I hope you enjoyed the holidays and year-end festivities. Today, we'll provide a factor update spanning the past two weeks, a period characterized by sustained choppiness in the market and mixed economic headlines. Just this week, AAPL dramatically lowered 1Q revenue guidance, citing “economic deceleration,” particularly in China. and the ISM Manufacturing Index's significant December put a large dent in investor sentiment. Friday saw a strong December jobs report and comforting words out of the Fed, allaying investor's fears and sparking the second major market rally in just as many weeks.
While we primarily cover factors here, it's vital to understand what the fundamentals of the environment are showing, and the news has been somewhat schizophrenic on that front as of late. One thing is certain: the word “recession” is being thrown around much more these days, and investors are preparing themselves for a market that looks more like 4Q2018 than the constant drift upwards we had seen previously.
The US Market factor (99% correlated to the S&P 500) saw continued weakness after falling nearly 7% the previous week. The slump in the days before Christmas were answered by a brief rally, then came the AAPL and ISM news. Friday hasn't been captured in the model yet, but the S&P 500 shot up 3.43% on the positive macro datapoints at the end of the week.
Here's a look at how some key factors we've been tracking have changed in our normalized return indicator. While the macro and earnings picture might be muddied, most factors actually staged a major rally on a normalized basis:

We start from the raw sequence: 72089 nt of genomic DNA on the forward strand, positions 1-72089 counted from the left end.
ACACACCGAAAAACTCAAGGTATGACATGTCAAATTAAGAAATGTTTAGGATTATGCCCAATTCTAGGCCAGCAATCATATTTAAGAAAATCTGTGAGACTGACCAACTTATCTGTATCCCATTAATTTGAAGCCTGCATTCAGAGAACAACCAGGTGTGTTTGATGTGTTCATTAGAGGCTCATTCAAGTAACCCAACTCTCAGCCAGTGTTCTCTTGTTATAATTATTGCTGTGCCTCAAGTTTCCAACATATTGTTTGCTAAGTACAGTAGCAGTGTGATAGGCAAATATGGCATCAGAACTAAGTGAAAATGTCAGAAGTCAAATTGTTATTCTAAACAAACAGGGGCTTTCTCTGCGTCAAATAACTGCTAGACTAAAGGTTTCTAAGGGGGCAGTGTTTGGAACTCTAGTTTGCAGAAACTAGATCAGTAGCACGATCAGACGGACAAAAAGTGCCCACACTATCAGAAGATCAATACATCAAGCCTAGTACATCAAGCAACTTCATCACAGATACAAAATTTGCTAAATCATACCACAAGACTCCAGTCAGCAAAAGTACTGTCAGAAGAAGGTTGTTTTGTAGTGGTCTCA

As we've discussed since the very beginning of December, Profitability was Extremely Oversold on a normalized basis, bottoming out at -2.89 standard deviations below the historical mean on Dec 17th. Since then, the factor has seen a substantial rally, up 1.13 standard deviations since Dec 20. The upward reversion appears to be continuing, as the factor is still in Oversold territory. This move may reflect a flight to quality as the recent market volatility has spurred investors into seeking risk-off assets.
On a cumulative basis, the factor was up 0.19% since Dec 20, as of EOD Thursday.
The second biggest beneficiary of the post-Dec 26 factor rally, Volatility ended up +0.72% on a cumulative basis since Dec 20, even after Thursday's negative datapoints chipped away at the gains.
On a normalized basis, the factor went from -0.26 SD below the mean on Dec 20, to +0.33 SD above the mean as of the Jan 3 close.
While the recent positive moves in Volatility may have a palliative effect on some investors' risk appetites, we continue to see the wisdom in managing risk from Volatility in today's environment. As our friend Melissa Brown lays out in the Axioma blog, minimum variance strategies have played out well during the recent market downturn.
We'll continue to monitor these factors and will be back next week with an update to see what other trends we can divine from the intersection of factor movements and the economic news that the markets will continue to act on. If you'd like to see what your portfolio's relationship is with any of these factors, or would like to better understand how you can mitigate factor exposure, please don't hesitate to reach out.